Drug reaction with eosinophilia and systemic symptoms (DRESS) syndrome is an uncommon drug hypersensitivity reaction caused by a wide variety of agents. It has a characteristic latent period between 2 and 8 weeks from the onset of drug ingestion followed by a slow resolution with the potential for relapse. Despite being a potentially fatal disease, little is understood about its variable clinical presentation and why it can present long after removal of the offending drug. Visceral organ involvement typically occurs, but rarely results in clinically manifested cardiac injury...
October 8, 2018: BMJ Case Reports
Manasvini Bhatt, Neha Rastogi, Manish Soneja, Ashutosh Biswas
Leptospirosis is a zoonotic disease commonly affecting the tropical countries. It may have protean clinical manifestations including hepatorenal dysfunction, myocarditis, pulmonary haemorrhage, meningitis, optic neuritis and rhabdomyolysis. Neurological manifestation of leptospirosis without the classical hepatorenal dysfunction is a rare entity. This complication of leptospirosis can present with diverse central and peripheral neurological presentations. The overlapping clinical manifestations with many common tropical pathogens often pose diagnostic dilemma and delay in definitive therapy may lead to adverse clinical consequences...
October 7, 2018: BMJ Case Reports
Oliver Miera, Matthias Germann, My Y Cho, Joachim Photiadis, Eva M Delmo Walter, Roland Hetzer, Felix Berger, Katharina R L Schmitt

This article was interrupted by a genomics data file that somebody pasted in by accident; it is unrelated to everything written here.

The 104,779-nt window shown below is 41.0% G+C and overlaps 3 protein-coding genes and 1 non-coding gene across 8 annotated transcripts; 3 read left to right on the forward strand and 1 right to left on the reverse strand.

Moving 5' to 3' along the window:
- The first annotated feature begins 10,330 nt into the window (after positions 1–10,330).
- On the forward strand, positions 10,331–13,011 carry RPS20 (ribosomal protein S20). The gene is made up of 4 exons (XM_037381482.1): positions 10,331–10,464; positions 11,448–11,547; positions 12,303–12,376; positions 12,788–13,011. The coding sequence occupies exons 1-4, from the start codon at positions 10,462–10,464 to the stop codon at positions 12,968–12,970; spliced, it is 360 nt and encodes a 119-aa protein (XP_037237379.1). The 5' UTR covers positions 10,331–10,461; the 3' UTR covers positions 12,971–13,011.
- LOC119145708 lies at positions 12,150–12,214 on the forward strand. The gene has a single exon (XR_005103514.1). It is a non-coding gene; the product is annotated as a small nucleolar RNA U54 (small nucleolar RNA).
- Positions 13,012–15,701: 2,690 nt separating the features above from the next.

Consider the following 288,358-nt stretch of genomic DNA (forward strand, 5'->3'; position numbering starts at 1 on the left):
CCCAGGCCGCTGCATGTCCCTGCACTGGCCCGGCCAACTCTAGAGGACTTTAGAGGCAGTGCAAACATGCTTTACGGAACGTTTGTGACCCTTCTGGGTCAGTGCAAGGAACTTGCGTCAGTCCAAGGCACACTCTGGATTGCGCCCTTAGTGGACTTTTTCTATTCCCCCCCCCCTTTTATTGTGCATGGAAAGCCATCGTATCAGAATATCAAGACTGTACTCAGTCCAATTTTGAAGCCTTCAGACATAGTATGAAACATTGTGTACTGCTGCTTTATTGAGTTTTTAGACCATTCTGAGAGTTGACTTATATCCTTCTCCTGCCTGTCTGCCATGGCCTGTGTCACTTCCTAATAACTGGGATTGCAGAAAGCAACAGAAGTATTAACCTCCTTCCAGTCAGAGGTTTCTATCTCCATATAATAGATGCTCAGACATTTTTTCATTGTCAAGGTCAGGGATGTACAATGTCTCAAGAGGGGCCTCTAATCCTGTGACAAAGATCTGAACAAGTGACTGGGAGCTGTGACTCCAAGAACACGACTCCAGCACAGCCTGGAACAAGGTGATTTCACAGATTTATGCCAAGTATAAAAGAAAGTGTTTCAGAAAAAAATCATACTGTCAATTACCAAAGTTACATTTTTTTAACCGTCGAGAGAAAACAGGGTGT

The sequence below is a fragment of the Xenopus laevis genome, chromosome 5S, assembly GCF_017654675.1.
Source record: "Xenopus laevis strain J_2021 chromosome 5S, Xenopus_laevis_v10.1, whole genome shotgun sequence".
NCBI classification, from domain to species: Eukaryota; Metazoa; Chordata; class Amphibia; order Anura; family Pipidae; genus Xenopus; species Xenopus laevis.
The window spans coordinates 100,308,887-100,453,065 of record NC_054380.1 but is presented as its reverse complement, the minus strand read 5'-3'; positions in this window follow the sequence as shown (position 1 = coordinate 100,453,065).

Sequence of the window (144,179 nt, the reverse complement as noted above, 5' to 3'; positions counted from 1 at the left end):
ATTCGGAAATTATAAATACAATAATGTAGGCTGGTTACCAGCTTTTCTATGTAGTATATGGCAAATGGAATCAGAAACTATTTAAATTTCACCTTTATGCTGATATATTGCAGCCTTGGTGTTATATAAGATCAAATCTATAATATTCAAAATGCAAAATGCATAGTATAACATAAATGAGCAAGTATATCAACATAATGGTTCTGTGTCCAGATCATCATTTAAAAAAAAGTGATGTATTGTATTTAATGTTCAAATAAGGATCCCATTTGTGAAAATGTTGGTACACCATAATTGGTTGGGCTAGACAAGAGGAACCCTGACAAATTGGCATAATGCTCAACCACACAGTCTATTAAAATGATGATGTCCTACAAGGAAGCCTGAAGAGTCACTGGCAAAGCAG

BACKGROUND: The majority of children supported with ventricular assist devices (VADs) are bridged to heart transplantation. Although bridge to recovery has been reported, low recovery patient numbers has precluded systematic analysis. The aim of this study was to delineate recovery rates and predictors of recovery and to report on long-term follow-up after VAD explantation in children. METHODS: Children bridged to recovery at our institution from January 1990 to May 2016 were compared with a non-recovery cohort...
August 11, 2018: Journal of Heart and Lung Transplantation
Ivo Santana Caldas, Ana Paula de Jesus Menezes, Lívia de Figueiredo Diniz, Álvaro Fernando da Silva do Nascimento, Rômulo Dias Novaes, Sérgio Caldas, Maria Terezinha Bahia
It is still unclear whether the progression of acute to chronic Chagas cardiomyopathy is predominantly associated with the limited efficacy of aetiological chemotherapy, or with the pharmacological resistance profiles and pathogenicity of specific Trypanosoma cruzi strains. Thus, we tested the hypothesis that parasitic load could be a limited target of aetiological chemotherapy to prevent chronic cardiomyopathy in dogs infected by different T. cruzi strains. Animals were infected with benznidazole-susceptible (Berenice-78) and -resistant (VL-10 and AAS) strains of T...